ZipRecruiter: 4 states account for over 90% of AI jobs

AI and machine learning jobs are in strong demand around the U.S., but not every region has benefited equally from the boom. That’s according to ZipRecruiter’s Future of Work Report 2020, which is out today. To complie the report, ZipRecruiter surveyed data science job listings on the platform between 2018 and 2019. The metrics, while limited in scope to 50 million job postings, illustrate the work that needs to be done to combat inequality amid proliferating AI applications and the roles.

According to the report, AI jobs accounted for four in 1,000 job postings on ZipRecruiter in 2019, up from fewer than 1 in 1,000 in 2016. Overall, posting volumes grew:

  • 43% for candidates with robotics engineering skills
  • 44% for candidates with AI or machine learning skills
  • 91% for candidates with experience in robotic-assisted surgery
  • 151% for candidates with deep learning skills
  • 176% for candidates with robotic design skills

Four states — California, Washington, New York, and Massachusetts — account for over 90% of jobs requiring AI expertise on ZipRecruiter. Growth in AI-related jobs grew 35% in those states from 2017 to 2019, and as of 2019, they had 60% and 34% of the combined share of AI jobs and AI-related jobs in the U.S., respectively:

  • California had 10 in 1,000 AI job postings and 68 in 1,000 AI-related jobs
  • Washington had 8 in 1,000 AI job postings and 56 in 1,000 AI-related jobs
  • New York had 8 in 1,000 AI job postings and 63 in 1,000 AI-related jobs
  • Massachusetts had 6 in 1,000 AI job postings and 61 in 1,000 AI-related jobs

That’s not terribly surprising, considering those states are home to companies that are investing heavily in AI, including Facebook, Apple, Amazon, Netflix, and Google. ZipRecruiter notes that despite only having 22% of the total U.S. population, they have high-wage jobs in high-growth industries and are subsequently seeing “rapid” growth in demand for advanced tech skills. That said, these “winning” AI states are experiencing much slower growth in the supply of such workers, resulting in above-average wage growth but widening inequity.

ZipRecruiter expects other states will — and already have — benefited from an exodus of businesses from California, Washington, New York, and Massachusetts, owing to factors like limited housing (all four are in the bottom quartile of states when it comes to housing affordability) and lengthy commutes. (ZipRecruiter says Californians answered more than 1.8 million out-of-state job postings in 2019.) AI-related job postings on ZipRecruiter grew 93% from 2018 to 2020 in the following places:

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  • Colorado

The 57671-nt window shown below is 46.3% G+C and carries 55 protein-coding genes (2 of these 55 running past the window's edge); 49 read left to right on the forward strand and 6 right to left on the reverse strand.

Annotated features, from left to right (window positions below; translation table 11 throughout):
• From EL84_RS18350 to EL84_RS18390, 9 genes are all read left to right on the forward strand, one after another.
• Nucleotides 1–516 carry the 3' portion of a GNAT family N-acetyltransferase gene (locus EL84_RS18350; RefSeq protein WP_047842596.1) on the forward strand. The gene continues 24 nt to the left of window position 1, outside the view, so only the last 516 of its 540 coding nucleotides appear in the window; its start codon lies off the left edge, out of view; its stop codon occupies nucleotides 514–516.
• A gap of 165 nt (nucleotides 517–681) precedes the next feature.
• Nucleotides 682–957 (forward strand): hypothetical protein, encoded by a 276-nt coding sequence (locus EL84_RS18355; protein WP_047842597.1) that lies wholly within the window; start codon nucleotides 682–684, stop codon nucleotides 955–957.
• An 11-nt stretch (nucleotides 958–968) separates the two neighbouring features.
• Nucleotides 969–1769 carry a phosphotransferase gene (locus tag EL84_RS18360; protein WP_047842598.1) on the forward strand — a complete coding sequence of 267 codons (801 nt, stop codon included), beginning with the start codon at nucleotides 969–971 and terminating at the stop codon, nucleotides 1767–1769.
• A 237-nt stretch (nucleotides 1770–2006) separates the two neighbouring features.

• Utah
  • Virginia
  • Texas
  • Arizona
  • Florida
  • North Carolina
  • Nevada
  • Oregon
  • Idaho

Collectively, these states had a 20% share of ZipRecruiter job postings for AI experts and a 20% share of postings in AI-enabled industries. The drone segment in Texas and Virginia was among the fastest-growing nationwide, while robotics attracted the most talent in Arizona and Michigan.

On the other end of the spectrum, “losing” AI states saw only 21% growth in AI-related jobs on ZipRecruiter between 2017 and 2019:

  • Louisiana
  • Kansas
  • Alaska
  • Mississippi
  • West Virginia
  • Connecticut
  • Vermont
  • New Hampshire
  • Wisconsin
  • Indiana

ZipRecruiter pins the blame on poor education outcomes (Alaska ranks in the bottom five for public school quality), unfriendly business environments (Vermont and Connecticut have high taxes), and undiversified economies. “Job seekers and workers who live in states where large numbers of jobs are susceptible to automation but investment in new products and services is limited should also not despair, but rather act now to improve their own prospects,” wrote the report’s coauthors. “Creative thinking by states and cities alike will become ever more critical.”

Things could take a turn for the better. Mekala Krishnan, a senior fellow at McKinsey’s Boston-based business and economics research arm and a member of the board of the Global Fund for Women, said earlier this year that she anticipates work transitioning from shop floor production to jobs in engineering and design in industries like manufacturing — a dominant force in many of the “losing” AI states. She also expects a paradigm shift leading to the creation of entirely new occupations.

It wouldn’t be unprecedented. Decades ago, roles like “social media manager” and “data scientist” hadn’t been conceived, much less sought after. It’s estimated that 10% of employment at any time is in these recently emerged occupations, amounting to about 160 million jobs globally.

Tens of millions of workers are expected to make some sort of occupational transition by 2030. Assuming these transitions go smoothly, the benefits could be enormous. A McKinsey study forecasted that AI could contribute an additional 1.2% to gross domestic product growth (GDP) for the next decade and could help capture an additional 20-25% in net economic benefits (equating to $13 trillion globally) in the next 12 years.

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